Published by Communications and Public Affairs 519 824-4120, Ext. 56982 or 53338
September 12, 2006
Soy Research Receives Support
Four research projects in the Ontario Agricultural College have been awarded more than $100,000 from U of G's Hannam Soybean Utilization Fund to investigate new ways of using soy.
The utilization fund is a $1-million, 10-year initiative created in 2000 by the co-founder of First Line Seeds, Peter Hannam, and his family. Funding is awarded each year to researchers who are tapping into the many beneficial properties of soybeans, one of Canada's most popular commodities.
Prof. Peter Pauls, Plant Agriculture, is receiving support for a new project delving into the potential of soybean protein as a raw material for biofibre production. Some proteins can be fashioned into thread, with extremely high strength and flexibility. As a result, they can be used in a variety of applications such as clothing, car seats and plastics. Introducing soybeans into the biofibre industry could help increase market opportunities for soybean growers and decrease dependency on fossil fuel-derived materials, such as synthetic fibres.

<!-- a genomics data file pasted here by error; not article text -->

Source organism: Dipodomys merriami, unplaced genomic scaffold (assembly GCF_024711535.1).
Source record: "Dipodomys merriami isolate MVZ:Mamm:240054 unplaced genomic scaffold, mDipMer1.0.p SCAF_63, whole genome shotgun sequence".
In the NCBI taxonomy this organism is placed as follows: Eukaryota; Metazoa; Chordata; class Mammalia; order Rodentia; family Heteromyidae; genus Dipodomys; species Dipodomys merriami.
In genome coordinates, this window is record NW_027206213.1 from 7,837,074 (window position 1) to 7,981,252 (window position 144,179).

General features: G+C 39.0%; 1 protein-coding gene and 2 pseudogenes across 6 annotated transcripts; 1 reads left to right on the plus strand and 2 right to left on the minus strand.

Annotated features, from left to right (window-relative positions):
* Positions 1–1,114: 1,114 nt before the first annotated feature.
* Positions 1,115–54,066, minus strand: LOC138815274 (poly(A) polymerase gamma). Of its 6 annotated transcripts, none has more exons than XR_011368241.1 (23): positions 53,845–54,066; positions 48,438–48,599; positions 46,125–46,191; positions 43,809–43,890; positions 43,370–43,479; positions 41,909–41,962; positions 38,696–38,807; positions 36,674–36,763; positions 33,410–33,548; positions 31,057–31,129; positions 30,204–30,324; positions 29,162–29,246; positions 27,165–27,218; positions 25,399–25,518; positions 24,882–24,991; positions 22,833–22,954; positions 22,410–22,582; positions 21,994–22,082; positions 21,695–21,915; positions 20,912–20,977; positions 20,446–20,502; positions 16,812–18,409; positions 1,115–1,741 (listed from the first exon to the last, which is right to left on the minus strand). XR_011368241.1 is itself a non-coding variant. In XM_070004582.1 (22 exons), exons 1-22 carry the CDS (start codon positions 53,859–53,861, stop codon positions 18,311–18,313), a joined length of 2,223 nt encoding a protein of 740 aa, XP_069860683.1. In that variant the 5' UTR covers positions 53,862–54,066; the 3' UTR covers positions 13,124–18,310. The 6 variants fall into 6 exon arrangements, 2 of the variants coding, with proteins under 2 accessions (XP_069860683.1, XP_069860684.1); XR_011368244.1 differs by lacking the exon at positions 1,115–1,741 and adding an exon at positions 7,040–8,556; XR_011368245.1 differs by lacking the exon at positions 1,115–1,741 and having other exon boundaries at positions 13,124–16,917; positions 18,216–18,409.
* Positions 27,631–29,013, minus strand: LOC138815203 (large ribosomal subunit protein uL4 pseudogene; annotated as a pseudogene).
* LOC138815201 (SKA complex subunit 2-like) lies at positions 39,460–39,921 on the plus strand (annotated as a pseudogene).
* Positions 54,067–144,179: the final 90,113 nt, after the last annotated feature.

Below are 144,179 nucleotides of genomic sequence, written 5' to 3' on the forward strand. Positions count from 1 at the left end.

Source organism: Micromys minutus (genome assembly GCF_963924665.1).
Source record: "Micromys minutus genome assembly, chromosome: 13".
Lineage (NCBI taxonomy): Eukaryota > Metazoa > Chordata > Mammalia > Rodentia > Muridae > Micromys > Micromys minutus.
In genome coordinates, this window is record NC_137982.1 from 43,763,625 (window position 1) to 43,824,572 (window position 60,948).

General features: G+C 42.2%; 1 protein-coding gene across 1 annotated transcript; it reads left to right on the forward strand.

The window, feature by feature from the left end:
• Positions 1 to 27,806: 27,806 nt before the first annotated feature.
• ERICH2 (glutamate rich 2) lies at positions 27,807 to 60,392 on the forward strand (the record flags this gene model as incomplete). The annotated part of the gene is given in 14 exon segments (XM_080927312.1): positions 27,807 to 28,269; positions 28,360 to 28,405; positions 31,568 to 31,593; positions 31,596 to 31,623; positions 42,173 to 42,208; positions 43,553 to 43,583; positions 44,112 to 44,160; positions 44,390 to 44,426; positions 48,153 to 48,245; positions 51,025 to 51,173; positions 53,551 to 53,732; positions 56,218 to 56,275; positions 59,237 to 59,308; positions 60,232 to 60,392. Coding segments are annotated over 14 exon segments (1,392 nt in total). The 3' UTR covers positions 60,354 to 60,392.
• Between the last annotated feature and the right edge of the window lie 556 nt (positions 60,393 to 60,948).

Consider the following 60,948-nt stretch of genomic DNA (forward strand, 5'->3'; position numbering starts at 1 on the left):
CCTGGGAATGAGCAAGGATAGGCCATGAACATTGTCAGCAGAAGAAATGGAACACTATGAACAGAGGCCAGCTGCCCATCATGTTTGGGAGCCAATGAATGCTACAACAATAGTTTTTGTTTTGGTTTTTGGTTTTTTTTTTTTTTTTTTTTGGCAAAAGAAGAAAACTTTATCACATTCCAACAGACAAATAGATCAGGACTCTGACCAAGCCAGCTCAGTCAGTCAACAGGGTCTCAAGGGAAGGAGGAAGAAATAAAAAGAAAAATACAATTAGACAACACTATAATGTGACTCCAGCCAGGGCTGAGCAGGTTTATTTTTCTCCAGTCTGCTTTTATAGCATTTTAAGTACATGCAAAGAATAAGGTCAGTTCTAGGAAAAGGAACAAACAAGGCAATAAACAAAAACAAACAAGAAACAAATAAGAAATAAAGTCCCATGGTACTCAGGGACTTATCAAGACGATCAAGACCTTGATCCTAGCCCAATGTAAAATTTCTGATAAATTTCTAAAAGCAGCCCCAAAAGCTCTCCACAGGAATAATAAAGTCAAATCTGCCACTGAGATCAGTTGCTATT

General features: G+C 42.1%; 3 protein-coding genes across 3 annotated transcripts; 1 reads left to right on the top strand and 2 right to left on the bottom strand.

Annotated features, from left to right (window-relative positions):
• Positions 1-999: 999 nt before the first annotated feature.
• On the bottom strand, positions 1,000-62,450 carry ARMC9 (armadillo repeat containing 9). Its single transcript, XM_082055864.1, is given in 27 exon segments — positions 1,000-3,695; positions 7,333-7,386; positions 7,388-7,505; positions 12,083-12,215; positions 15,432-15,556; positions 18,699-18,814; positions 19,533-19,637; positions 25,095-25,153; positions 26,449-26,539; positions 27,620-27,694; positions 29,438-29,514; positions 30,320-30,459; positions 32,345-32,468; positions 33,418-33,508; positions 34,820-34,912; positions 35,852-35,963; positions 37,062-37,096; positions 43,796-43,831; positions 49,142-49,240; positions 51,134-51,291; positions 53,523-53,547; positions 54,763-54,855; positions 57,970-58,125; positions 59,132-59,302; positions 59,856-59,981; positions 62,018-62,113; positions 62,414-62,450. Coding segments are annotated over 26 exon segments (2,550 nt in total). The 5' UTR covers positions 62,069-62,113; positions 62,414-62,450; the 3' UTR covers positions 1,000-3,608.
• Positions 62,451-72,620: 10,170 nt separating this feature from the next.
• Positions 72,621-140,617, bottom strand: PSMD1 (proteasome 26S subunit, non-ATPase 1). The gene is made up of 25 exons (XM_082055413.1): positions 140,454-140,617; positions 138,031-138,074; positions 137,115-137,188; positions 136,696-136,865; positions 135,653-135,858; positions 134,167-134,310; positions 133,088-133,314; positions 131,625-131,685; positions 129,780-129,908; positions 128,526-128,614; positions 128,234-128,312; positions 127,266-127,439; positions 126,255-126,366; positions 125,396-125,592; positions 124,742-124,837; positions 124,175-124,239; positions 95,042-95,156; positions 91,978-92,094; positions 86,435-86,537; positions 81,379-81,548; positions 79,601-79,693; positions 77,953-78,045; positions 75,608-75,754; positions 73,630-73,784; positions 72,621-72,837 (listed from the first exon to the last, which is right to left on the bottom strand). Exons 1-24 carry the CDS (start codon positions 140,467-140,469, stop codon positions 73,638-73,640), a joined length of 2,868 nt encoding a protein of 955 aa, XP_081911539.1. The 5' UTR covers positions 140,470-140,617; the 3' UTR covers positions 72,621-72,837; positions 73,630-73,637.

The other three projects all based in the Department of Food Science are building on previous support from the fund.
Two of the projects are focused on ensuring that the nutritional benefits of soybeans, particularly the links to reduced risk of cardiovascular disease, are maintained when soy is used as a food additive.
Prof. Milena Corredig is continuing her research on the processing performance of soy protein in soy-based drinks. This has the potential to ensure that soy proteins maintain their nutritional edge when added to a product, so their health benefits are passed on to the consumer.
Prof. Shai Barbut is building on research to increase the use of soy protein isolates in meat products. Alternative ingredients such as soy are being added to improve the texture and binding of low-fat meat products.
Prof. Art Hill is looking at developing new soy products by gelling soy proteins. His end goal is a totally soy-based product with the consistency of cheese rather than tofu.
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